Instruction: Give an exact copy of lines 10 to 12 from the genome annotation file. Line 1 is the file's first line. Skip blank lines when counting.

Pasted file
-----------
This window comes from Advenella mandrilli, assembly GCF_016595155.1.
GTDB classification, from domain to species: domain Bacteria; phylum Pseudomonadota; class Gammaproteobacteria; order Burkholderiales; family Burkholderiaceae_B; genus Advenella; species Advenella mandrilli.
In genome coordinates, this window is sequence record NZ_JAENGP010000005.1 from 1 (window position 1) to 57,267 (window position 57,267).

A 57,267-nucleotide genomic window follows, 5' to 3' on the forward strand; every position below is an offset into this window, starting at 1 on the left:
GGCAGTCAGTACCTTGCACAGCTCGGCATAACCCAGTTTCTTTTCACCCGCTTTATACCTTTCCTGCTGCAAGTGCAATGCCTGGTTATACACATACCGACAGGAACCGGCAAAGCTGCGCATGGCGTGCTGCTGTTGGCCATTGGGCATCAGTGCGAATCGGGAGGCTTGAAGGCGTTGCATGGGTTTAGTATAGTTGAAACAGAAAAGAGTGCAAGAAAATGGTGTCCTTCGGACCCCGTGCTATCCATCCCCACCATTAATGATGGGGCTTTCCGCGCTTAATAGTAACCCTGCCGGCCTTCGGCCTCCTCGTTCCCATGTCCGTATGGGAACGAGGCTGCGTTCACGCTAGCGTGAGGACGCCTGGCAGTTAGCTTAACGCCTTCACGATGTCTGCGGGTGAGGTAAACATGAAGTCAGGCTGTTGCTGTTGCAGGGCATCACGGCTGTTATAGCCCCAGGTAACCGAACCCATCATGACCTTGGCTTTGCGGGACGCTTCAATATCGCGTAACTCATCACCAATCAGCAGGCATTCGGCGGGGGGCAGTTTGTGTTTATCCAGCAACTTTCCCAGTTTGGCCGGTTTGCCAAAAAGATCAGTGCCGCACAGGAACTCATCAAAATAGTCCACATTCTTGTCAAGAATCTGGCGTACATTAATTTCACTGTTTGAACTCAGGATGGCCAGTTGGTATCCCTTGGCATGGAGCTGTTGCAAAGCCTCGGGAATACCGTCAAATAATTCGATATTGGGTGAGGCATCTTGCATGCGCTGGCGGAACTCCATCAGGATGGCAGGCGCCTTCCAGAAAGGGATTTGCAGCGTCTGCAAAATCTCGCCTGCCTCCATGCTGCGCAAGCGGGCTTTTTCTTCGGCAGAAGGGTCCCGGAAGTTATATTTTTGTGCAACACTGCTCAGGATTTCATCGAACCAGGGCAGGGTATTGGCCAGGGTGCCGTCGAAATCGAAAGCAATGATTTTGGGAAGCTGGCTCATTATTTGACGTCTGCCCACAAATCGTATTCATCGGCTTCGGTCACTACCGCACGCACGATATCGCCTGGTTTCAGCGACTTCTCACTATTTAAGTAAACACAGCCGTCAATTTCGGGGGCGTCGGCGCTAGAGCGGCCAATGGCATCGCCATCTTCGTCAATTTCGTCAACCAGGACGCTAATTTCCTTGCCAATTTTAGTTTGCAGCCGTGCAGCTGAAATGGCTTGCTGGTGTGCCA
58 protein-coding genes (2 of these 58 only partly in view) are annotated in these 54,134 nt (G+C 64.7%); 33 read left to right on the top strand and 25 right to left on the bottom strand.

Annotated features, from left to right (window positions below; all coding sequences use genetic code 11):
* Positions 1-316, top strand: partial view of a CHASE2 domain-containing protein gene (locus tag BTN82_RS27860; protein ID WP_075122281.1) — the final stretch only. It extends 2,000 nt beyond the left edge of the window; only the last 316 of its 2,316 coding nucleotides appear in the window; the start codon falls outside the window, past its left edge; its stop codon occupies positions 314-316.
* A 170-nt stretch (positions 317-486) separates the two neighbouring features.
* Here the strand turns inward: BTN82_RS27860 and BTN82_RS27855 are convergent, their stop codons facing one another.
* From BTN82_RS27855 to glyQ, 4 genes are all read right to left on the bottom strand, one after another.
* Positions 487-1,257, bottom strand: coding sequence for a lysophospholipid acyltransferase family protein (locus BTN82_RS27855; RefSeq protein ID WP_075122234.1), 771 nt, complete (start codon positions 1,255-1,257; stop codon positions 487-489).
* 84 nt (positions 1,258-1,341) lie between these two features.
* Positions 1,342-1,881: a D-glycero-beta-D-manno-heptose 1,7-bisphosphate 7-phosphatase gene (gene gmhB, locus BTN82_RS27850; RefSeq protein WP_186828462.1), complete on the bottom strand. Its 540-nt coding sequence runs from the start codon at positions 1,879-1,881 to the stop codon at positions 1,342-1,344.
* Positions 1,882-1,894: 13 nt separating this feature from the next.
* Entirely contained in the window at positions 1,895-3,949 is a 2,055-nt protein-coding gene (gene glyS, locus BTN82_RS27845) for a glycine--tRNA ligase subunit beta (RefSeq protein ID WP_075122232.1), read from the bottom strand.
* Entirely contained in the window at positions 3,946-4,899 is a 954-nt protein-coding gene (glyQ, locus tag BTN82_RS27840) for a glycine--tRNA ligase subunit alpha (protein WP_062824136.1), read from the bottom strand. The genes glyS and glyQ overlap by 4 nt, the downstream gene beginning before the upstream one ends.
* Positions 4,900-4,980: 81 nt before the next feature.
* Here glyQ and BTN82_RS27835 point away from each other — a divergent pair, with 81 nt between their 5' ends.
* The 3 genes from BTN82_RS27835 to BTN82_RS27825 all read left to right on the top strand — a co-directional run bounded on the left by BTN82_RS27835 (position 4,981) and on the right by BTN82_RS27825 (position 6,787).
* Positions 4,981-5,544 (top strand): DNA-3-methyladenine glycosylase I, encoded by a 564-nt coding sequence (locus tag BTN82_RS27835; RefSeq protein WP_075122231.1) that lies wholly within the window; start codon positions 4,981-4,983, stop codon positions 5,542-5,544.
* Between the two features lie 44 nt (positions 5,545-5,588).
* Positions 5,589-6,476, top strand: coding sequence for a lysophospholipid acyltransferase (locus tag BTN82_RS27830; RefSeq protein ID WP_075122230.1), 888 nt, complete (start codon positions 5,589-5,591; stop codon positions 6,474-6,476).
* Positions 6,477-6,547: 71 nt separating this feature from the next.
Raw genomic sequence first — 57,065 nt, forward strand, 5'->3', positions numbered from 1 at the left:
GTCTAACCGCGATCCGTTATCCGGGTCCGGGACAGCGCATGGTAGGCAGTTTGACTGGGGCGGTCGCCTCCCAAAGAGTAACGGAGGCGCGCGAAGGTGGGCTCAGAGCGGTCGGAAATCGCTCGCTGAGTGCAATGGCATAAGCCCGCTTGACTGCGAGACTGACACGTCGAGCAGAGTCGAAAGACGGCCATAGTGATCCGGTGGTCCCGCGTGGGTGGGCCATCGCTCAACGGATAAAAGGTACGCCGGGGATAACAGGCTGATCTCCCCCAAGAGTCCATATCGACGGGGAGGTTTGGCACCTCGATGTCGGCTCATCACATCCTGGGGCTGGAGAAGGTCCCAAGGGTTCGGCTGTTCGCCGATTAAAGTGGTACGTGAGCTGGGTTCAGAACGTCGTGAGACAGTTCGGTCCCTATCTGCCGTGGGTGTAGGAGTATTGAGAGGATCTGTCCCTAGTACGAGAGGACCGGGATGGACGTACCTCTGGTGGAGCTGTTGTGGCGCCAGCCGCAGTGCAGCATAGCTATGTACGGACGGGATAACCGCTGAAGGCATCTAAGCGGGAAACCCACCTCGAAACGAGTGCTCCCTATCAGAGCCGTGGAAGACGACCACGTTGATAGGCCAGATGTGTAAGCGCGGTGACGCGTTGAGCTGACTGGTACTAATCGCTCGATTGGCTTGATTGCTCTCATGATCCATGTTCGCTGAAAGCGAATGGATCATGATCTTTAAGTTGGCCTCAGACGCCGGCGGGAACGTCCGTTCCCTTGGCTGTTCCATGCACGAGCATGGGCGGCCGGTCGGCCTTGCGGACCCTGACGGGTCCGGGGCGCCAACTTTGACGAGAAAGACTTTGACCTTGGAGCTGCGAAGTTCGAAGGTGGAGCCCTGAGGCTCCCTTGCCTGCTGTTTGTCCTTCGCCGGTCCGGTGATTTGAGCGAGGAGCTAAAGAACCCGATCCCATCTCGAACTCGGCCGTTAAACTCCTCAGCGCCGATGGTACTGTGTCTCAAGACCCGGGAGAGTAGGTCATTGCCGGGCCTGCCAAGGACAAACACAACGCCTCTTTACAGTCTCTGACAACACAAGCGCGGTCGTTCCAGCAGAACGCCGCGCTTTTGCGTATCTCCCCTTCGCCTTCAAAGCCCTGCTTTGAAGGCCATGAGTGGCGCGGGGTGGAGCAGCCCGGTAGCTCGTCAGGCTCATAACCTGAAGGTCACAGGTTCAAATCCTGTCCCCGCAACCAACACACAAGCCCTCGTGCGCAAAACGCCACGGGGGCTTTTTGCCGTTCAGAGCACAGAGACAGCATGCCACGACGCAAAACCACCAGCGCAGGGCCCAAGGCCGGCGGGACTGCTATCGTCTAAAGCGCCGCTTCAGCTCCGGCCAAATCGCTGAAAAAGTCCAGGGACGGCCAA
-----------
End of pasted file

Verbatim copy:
* Here the strand turns inward: BTN82_RS27860 and BTN82_RS27855 are convergent, their stop codons facing one another.
* From BTN82_RS27855 to glyQ, 4 genes are all read right to left on the bottom strand, one after another.
* Positions 487-1,257, bottom strand: coding sequence for a lysophospholipid acyltransferase family protein (locus BTN82_RS27855; RefSeq protein ID WP_075122234.1), 771 nt, complete (start codon positions 1,255-1,257; stop codon positions 487-489).